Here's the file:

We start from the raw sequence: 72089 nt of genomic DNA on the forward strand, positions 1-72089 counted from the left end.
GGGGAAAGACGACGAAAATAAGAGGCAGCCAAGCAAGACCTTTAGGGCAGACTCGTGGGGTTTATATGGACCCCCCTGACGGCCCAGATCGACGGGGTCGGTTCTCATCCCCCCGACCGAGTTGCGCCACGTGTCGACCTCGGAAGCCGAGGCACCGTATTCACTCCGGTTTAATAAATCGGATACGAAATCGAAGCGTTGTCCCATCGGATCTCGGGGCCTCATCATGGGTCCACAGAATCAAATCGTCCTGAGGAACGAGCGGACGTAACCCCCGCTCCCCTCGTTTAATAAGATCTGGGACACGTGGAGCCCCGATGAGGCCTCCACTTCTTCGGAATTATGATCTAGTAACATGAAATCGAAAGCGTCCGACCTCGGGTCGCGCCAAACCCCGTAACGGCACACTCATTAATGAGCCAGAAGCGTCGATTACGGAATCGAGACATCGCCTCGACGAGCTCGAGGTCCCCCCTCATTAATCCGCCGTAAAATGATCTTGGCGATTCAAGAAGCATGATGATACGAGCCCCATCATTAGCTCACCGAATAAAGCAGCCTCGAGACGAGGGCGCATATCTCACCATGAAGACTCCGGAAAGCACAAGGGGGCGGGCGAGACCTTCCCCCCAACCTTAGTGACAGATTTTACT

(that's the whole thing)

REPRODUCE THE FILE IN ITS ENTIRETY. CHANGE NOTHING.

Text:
We start from the raw sequence: 72089 nt of genomic DNA on the forward strand, positions 1-72089 counted from the left end.
GGGGAAAGACGACGAAAATAAGAGGCAGCCAAGCAAGACCTTTAGGGCAGACTCGTGGGGTTTATATGGACCCCCCTGACGGCCCAGATCGACGGGGTCGGTTCTCATCCCCCCGACCGAGTTGCGCCACGTGTCGACCTCGGAAGCCGAGGCACCGTATTCACTCCGGTTTAATAAATCGGATACGAAATCGAAGCGTTGTCCCATCGGATCTCGGGGCCTCATCATGGGTCCACAGAATCAAATCGTCCTGAGGAACGAGCGGACGTAACCCCCGCTCCCCTCGTTTAATAAGATCTGGGACACGTGGAGCCCCGATGAGGCCTCCACTTCTTCGGAATTATGATCTAGTAACATGAAATCGAAAGCGTCCGACCTCGGGTCGCGCCAAACCCCGTAACGGCACACTCATTAATGAGCCAGAAGCGTCGATTACGGAATCGAGACATCGCCTCGACGAGCTCGAGGTCCCCCCTCATTAATCCGCCGTAAAATGATCTTGGCGATTCAAGAAGCATGATGATACGAGCCCCATCATTAGCTCACCGAATAAAGCAGCCTCGAGACGAGGGCGCATATCTCACCATGAAGACTCCGGAAAGCACAAGGGGGCGGGCGAGACCTTCCCCCCAACCTTAGTGACAGATTTTACT